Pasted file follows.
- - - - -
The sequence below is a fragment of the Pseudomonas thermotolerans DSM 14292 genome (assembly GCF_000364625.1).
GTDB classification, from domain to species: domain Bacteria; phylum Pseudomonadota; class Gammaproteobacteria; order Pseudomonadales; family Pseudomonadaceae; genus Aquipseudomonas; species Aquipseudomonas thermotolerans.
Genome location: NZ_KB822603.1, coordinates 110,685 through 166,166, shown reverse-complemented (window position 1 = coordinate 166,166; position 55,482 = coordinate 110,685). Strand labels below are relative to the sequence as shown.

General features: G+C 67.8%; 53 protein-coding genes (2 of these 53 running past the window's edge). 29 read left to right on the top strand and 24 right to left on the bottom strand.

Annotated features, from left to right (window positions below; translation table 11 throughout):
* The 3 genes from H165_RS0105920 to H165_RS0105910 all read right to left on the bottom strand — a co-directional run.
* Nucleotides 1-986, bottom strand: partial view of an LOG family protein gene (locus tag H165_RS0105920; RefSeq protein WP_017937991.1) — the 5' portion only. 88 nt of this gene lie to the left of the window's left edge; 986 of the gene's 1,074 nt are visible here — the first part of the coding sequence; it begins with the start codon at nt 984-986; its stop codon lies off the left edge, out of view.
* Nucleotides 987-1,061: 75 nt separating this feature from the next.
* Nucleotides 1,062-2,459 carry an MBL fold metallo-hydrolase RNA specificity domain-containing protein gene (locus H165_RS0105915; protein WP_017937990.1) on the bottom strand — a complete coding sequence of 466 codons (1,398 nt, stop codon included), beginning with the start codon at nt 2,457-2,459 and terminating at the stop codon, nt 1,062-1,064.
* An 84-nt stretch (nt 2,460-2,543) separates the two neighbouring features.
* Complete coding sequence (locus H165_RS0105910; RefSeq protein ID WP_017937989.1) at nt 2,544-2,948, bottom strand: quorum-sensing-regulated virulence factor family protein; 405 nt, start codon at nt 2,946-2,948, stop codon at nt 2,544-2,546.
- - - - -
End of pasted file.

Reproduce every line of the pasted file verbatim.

The sequence below is a fragment of the Pseudomonas thermotolerans DSM 14292 genome (assembly GCF_000364625.1).
GTDB classification, from domain to species: domain Bacteria; phylum Pseudomonadota; class Gammaproteobacteria; order Pseudomonadales; family Pseudomonadaceae; genus Aquipseudomonas; species Aquipseudomonas thermotolerans.
Genome location: NZ_KB822603.1, coordinates 110,685 through 166,166, shown reverse-complemented (window position 1 = coordinate 166,166; position 55,482 = coordinate 110,685). Strand labels below are relative to the sequence as shown.

General features: G+C 67.8%; 53 protein-coding genes (2 of these 53 running past the window's edge). 29 read left to right on the top strand and 24 right to left on the bottom strand.

Annotated features, from left to right (window positions below; translation table 11 throughout):
* The 3 genes from H165_RS0105920 to H165_RS0105910 all read right to left on the bottom strand — a co-directional run.
* Nucleotides 1-986, bottom strand: partial view of an LOG family protein gene (locus tag H165_RS0105920; RefSeq protein WP_017937991.1) — the 5' portion only. 88 nt of this gene lie to the left of the window's left edge; 986 of the gene's 1,074 nt are visible here — the first part of the coding sequence; it begins with the start codon at nt 984-986; its stop codon lies off the left edge, out of view.
* Nucleotides 987-1,061: 75 nt separating this feature from the next.
* Nucleotides 1,062-2,459 carry an MBL fold metallo-hydrolase RNA specificity domain-containing protein gene (locus H165_RS0105915; protein WP_017937990.1) on the bottom strand — a complete coding sequence of 466 codons (1,398 nt, stop codon included), beginning with the start codon at nt 2,457-2,459 and terminating at the stop codon, nt 1,062-1,064.
* An 84-nt stretch (nt 2,460-2,543) separates the two neighbouring features.
* Complete coding sequence (locus H165_RS0105910; RefSeq protein ID WP_017937989.1) at nt 2,544-2,948, bottom strand: quorum-sensing-regulated virulence factor family protein; 405 nt, start codon at nt 2,946-2,948, stop codon at nt 2,544-2,546.